We asked our readers to write biography sketches of African American writers. These are their words. We encourage you to comment.
October 18, 1951
Port Huron, MI
Terry McMillan, a very prominent African American author, has the vein of every strong woman’s existence in her books. She knows women, knows what they want and knows how to write about them. No matter what type of woman you are, no matter what race or religion, Terry McMillan crosses boundaries with her books that make her appeal to every woman, providing strength and showing us that we are resilient and will survive anything that comes our way.
McMillan has had a very successful career in writing, but like many authors she had to start at the bottom and fight to be heard. Her first novel, Mama, was published in 1987 and was self-promoted. It wasn’t until her third novel, Waiting to Exhale, that she had received national attention. In 1995, Waiting to Exhale was made into a movie staring Angela Bassett and Whitney Houston, and directed by Forrest Whitaker.The movie soundtrack was made by acclaimed music maker, Babyface.
It was clear at this point that Terry McMillan was something very special. In 1996 McMillan published the best selling book, How Stella Got Her Groove Back which was made into a movie in 1998. The movie had such actors as Taye Diggs and Angela Bassett. How Stella Got Her Groove Back spoke to women about heartache, love and survival and McMillan was making a name known by readers and movie watchers alike. In 2000, McMillan published the New York Times best-seller, Disappearing Acts, which was made into a cable movie that same year. The movie starred Wesley Snipes and Sanaa Lathan, proving yet again that McMillan is an author that people want to read and see in film and prominent actors want to be in her films. McMillan has gone on to write two more successful novels: In 2001, A Day Late and a Dollar Short was released and in 2005, The Interruption of Everything was published. In 2006, It’s OK if You are Clueless was published, which is meant to help college bound children and their families along their path to college.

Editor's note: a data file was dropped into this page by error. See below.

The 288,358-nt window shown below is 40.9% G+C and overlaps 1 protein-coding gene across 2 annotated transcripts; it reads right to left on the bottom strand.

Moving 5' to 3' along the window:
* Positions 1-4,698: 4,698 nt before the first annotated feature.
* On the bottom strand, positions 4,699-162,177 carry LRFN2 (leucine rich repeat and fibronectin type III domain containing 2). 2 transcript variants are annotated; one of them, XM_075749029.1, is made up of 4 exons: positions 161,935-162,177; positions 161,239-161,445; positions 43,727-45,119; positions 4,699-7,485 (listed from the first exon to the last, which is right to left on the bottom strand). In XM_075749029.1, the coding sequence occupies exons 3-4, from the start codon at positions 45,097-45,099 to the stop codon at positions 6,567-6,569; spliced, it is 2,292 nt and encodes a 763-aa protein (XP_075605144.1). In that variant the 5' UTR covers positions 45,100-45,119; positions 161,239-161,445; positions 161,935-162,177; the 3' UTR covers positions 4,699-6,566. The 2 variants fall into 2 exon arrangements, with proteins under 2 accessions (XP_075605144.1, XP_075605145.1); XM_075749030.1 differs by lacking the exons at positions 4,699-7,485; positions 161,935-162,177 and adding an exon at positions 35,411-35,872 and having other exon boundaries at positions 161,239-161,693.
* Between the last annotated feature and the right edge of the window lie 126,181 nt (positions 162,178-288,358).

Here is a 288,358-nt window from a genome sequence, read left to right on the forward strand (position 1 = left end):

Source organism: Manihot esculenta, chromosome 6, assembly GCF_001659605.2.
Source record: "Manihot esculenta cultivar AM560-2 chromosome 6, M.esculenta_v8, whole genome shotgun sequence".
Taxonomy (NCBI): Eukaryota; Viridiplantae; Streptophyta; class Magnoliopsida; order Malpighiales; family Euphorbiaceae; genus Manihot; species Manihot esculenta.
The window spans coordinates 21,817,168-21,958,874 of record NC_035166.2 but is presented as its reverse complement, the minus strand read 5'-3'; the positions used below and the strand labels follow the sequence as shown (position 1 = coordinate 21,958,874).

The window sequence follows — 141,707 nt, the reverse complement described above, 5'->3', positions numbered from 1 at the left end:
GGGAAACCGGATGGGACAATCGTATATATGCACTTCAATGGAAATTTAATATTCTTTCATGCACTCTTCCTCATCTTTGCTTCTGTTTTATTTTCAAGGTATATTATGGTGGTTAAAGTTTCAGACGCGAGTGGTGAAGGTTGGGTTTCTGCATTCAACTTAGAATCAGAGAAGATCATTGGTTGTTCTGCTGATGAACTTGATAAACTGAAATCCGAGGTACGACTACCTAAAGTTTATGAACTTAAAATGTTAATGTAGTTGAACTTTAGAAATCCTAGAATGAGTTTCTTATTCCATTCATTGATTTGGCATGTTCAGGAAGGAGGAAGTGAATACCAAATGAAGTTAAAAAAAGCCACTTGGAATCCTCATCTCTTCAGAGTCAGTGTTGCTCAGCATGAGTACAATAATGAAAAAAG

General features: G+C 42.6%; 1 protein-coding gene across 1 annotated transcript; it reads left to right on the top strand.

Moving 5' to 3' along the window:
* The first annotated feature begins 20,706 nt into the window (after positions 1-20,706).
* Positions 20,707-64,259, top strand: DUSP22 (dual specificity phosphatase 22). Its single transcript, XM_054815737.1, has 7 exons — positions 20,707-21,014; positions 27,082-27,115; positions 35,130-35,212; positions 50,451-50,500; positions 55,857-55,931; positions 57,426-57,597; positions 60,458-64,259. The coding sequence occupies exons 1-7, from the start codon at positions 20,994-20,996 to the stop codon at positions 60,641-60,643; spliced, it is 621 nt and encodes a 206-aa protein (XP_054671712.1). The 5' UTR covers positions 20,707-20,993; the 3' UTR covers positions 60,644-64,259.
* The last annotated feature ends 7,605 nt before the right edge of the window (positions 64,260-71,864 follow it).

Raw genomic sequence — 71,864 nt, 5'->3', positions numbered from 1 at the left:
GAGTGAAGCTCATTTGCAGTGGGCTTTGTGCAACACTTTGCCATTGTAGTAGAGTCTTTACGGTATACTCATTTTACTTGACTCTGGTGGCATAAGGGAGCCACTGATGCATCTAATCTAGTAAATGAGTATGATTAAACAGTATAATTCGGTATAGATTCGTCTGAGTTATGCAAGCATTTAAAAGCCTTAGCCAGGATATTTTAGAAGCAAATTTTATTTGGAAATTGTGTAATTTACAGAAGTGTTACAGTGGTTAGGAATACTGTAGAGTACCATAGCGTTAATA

McMillan’s real life story shows that she has experienced the heartache and pain that the women in her novels has felt, although anyone who reads her novels would know that only a person experiencing this pain and joy could write like she does. Born on October 18, 1951 in Port Huron, Michigan, McMillan began becoming interested in books while working at the library at age sixteen.
In 1986, she graduated from the University of California, Berkley with a BA in journalism. Her parents divorced when she was thirteen and her father died a few years later. She was raised by her mother alone, who worked nights at a factory. In 1998, she married Jonathan Plummer a younger man by at least 20 years. Plummer was the inspiration for the love interest in How Stella Got Her Groove Back. Her life turned the way of one of her novels when Plummer told McMillan that he was gay and they were soon divorced. Just like what her books strong female characters would do, McMillan sued Plummer and his lawyer for $40 million for attempting to embarrass and humiliate her during the divorce proceedings. McMillan has one child, named Solomon. McMillan is a strong vivacious woman and has been an inspiration for many woman over the years and she is certainly an inspiration to me. How Stella Got Her Groove Back is a book that I consider a favorite and helps me when life and love has gotten the very best of me.
submitted by Faith Mauro